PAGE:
West End debut for new David Mamet drama

By Jennifer Lipman, April 1, 2011

The award winning American Jewish writer David Mamet is to première his latest play in the West End this autumn.

Set in a prison, The Anarchist tells the story of a female activist's fight with a prison governor to have her life sentence reduced.


On this day: Stephen Sondheim is born

By Jennifer Lipman, March 22, 2011

Name a popular or successful musical that appeared on Broadway or in the West End in the last 50 years, and there’s a high chance it will be one written by Stephen Sondheim.

Born in New York City, he had a troubled upbringing but at the age of nine fell in love with the theatre after seeing a production of Oscar Hammerstein II’s Very Warm for May.


London date for Rosenthal's Barmitzvah Boy play

By Jennifer Lipman, February 18, 2011

Jack Rosenthal’s play about making the Barmitzvah Boy musical, Smash! is to be shown on a London stage for the first time.

The Bafta-award winning playwright, who died of cancer in 2004, wrote the comedy Smash! after struggling to turn his hit television drama into a musical.

The tale of a Jewish boy’s apprehension about the ceremony made it to the stage in 1978, two years after it appeared on the BBC.


Glee star Idina Menzel to play wedding singer

By Jennifer Lipman, December 1, 2010

Jewish Broadway favourite Idina Menzel is to star as a Barmitzvah singer in a new television series.

The actress, recently on screen as Rachel Berry’s estranged mother in Glee, is to start filming the as-yet untitled series next year, for it to air in autumn.

Ms Menzel will play a single mother and the show will look at her relationship with her daughter as well as her professional life as a waitress and part-time wedding singer.


Lloyd Dorfman's £10 million theatre donation

By Jennifer Lipman, October 28, 2010

A Jewish businessman has announced a £10 million donation to the National Theatre.

The gift, from Travelex founder Lloyd Dorfman, will go towards the theatre’s Future redevelopment fund.

Mr Dorfman, 57, has been involved in the National Theatre, on London’s South Bank, for several years and is a member of its board.

The Cottesloe Theatre will be renamed the Dorfman Theatre to mark the donation.


Fiddler on the Roof writer dies

By Jennifer Lipman, October 27, 2010

The writer behind the stage and screen versions of the musical Fiddler on the Roof has died at the age of 98.

Playwright Joseph Stein, who won a prestigious Tony award in 1965 for the Broadway hit, had been suffering from prostate cancer. He died in New York.

Born to Polish immigrants to New York, he worked with Woody Allen and Mel Brooks, and wrote for both radio and television.


Why this Jewish dancer turned down Billy Elliott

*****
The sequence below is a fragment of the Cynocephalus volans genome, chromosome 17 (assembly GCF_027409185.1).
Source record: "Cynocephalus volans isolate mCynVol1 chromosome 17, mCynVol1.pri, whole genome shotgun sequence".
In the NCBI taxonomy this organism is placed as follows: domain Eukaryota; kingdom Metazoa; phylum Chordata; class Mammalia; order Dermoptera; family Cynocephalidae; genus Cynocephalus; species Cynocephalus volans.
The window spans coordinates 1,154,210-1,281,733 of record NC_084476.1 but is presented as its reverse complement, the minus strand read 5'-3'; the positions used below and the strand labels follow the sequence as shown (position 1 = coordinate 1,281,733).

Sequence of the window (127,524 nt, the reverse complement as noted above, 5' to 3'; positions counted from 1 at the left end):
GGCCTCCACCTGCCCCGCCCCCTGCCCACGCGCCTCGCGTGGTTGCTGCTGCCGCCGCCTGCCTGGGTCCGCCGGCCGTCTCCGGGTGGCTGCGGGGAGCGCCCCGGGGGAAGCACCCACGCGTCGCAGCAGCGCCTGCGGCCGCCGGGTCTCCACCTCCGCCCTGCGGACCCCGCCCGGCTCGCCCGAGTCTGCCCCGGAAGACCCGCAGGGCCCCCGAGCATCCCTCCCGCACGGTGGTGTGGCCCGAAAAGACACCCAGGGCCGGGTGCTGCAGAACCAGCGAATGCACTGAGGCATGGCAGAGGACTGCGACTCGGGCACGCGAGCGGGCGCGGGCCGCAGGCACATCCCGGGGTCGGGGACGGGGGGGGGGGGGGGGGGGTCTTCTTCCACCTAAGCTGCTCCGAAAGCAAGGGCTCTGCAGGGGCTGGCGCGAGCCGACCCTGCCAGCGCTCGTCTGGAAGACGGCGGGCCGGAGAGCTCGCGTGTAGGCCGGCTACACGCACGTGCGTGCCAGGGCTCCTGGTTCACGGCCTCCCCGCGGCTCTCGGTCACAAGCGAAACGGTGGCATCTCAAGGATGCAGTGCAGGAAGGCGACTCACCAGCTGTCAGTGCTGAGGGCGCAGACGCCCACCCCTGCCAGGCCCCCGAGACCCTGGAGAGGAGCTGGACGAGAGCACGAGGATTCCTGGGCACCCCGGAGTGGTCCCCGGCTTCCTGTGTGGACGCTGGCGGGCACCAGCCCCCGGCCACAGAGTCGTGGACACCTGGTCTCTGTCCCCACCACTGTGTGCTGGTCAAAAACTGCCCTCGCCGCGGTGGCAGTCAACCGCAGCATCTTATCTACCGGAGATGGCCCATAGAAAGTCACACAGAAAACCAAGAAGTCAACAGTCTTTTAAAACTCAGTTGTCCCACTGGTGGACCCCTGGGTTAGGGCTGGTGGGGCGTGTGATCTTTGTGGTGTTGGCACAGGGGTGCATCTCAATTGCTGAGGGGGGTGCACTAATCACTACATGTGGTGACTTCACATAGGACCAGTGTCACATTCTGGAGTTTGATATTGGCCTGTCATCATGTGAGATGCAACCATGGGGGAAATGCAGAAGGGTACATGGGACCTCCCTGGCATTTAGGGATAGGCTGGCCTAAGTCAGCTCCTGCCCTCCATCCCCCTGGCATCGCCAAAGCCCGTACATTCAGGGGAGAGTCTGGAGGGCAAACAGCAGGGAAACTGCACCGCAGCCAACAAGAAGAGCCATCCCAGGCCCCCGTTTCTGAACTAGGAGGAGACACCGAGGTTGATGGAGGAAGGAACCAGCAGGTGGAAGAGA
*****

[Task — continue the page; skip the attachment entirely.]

By Jessica Elgot, October 14, 2010

For a young ballet dancer, the part of Billy Elliott might seem like a dream role. But for 16-year-old Mexican dancer Esteban Hernandez, Broadway fame came second to serious training with the Royal Ballet.

"When I got the role on Broadway, I was still very young, I was 14," he said. "Those years are the formative ones for a ballet dancer. It's so important to have good training.


On this day: Harold Pinter wins a Nobel Prize

By Jennifer Lipman, October 13, 2010

The Nobel Prize committee praised him as a writer “who in his plays uncovers the precipice under everyday prattle and forces entry into oppression’s closed rooms.”

Born in 1930 in Hackney, Harold Pinter attended Hackney Downs school and then pursued a career on stage, screen and as a writer. He became known for plays including The Birthday Party and The Caretaker, as well as The Homecoming, for which he won a Tony award.


I helped Miller piece together his Jewish play

September 28, 2010

Arthur Miller was well into his seventies when he decided to write a play that focused on antisemitism. It turned out to be the first work that sprung from the core of his Jewishness. True, his canon already included Incident at Vichy, a sideways look at European antisemitism. There was also his only novel, Focus. Published after the war, the book dealt with the American brand of Jew-hatred. But it was not until the 1990s, with a play that was first called The Man in Black, then Gellburg and finally Broken Glass that Miller confronted the subject head on.


On this day: George Gershwin is born

By Jennifer Lipman, September 26, 2010

The composer made just five dollars from his first song but later became an American musical legend.

Turned down for a job by Irving Berlin when he was 20, George Gershwin was told: “You’re meant for big things.” The prophecy came true.

The son of immigrants from Russia, Jacob Gershowitz left school at 15 and began writing popular tunes for Broadway musicals, concert hall shows and operas. In 1927 Fred Astaire took to the stage in Funny Face, a musical Gershwin wrote in collaboration with his elder brother Ira. It was one of several successes they had together.